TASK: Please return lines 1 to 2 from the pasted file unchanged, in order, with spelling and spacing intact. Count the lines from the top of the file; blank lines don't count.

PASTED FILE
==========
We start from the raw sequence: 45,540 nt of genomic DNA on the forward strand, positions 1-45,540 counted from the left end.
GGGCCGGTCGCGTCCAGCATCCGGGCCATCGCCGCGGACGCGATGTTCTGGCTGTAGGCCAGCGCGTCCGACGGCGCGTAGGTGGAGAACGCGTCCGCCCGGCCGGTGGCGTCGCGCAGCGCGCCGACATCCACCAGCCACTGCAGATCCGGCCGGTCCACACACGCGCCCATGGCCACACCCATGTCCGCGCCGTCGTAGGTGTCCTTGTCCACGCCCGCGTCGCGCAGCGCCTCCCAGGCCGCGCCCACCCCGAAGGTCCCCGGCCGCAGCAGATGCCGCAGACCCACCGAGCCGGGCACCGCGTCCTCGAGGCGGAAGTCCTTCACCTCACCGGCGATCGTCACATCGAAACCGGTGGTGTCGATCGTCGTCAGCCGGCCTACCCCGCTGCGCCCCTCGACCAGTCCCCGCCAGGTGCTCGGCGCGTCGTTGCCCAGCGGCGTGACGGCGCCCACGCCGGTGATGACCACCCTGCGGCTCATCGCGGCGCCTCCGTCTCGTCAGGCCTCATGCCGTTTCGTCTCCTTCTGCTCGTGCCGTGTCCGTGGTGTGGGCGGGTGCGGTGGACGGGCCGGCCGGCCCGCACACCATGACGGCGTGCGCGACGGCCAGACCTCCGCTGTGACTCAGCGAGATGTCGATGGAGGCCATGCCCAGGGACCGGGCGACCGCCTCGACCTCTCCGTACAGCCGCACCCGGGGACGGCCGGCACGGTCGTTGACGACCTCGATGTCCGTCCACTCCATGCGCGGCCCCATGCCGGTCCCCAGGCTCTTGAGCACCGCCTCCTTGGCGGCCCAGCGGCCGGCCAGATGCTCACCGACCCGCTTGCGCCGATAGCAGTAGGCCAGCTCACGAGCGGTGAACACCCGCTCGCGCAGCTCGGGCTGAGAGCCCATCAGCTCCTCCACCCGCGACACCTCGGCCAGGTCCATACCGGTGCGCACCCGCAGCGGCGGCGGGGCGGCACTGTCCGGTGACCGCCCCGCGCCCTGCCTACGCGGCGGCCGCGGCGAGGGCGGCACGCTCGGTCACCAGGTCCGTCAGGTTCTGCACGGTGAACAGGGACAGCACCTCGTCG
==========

We start from the raw sequence: 45,540 nt of genomic DNA on the forward strand, positions 1-45,540 counted from the left end.
GGGCCGGTCGCGTCCAGCATCCGGGCCATCGCCGCGGACGCGATGTTCTGGCTGTAGGCCAGCGCGTCCGACGGCGCGTAGGTGGAGAACGCGTCCGCCCGGCCGGTGGCGTCGCGCAGCGCGCCGACATCCACCAGCCACTGCAGATCCGGCCGGTCCACACACGCGCCCATGGCCACACCCATGTCCGCGCCGTCGTAGGTGTCCTTGTCCACGCCCGCGTCGCGCAGCGCCTCCCAGGCCGCGCCCACCCCGAAGGTCCCCGGCCGCAGCAGATGCCGCAGACCCACCGAGCCGGGCACCGCGTCCTCGAGGCGGAAGTCCTTCACCTCACCGGCGATCGTCACATCGAAACCGGTGGTGTCGATCGTCGTCAGCCGGCCTACCCCGCTGCGCCCCTCGACCAGTCCCCGCCAGGTGCTCGGCGCGTCGTTGCCCAGCGGCGTGACGGCGCCCACGCCGGTGATGACCACCCTGCGGCTCATCGCGGCGCCTCCGTCTCGTCAGGCCTCATGCCGTTTCGTCTCCTTCTGCTCGTGCCGTGTCCGTGGTGTGGGCGGGTGCGGTGGACGGGCCGGCCGGCCCGCACACCATGACGGCGTGCGCGACGGCCAGACCTCCGCTGTGACTCAGCGAGATGTCGATGGAGGCCATGCCCAGGGACCGGGCGACCGCCTCGACCTCTCCGTACAGCCGCACCCGGGGACGGCCGGCACGGTCGTTGACGACCTCGATGTCCGTCCACTCCATGCGCGGCCCCATGCCGGTCCCCAGGCTCTTGAGCACCGCCTCCTTGGCGGCCCAGCGGCCGGCCAGATGCTCACCGACCCGCTTGCGCCGATAGCAGTAGGCCAGCTCACGAGCGGTGAACACCCGCTCGCGCAGCTCGGGCTGAGAGCCCATCAGCTCCTCCACCCGCGACACCTCGGCCAGGTCCATACCGGTGCGCACCCGCAGCGGCGGCGGGGCGGCACTGTCCGGTGACCGCCCCGCGCCCTGCCTACGCGGCGGCCGCGGCGAGGGCGGCACGCTCGGTCACCAGGTCCGTCAGGTTCTGCACGGTGAACAGGGACAGCACCTCGTCG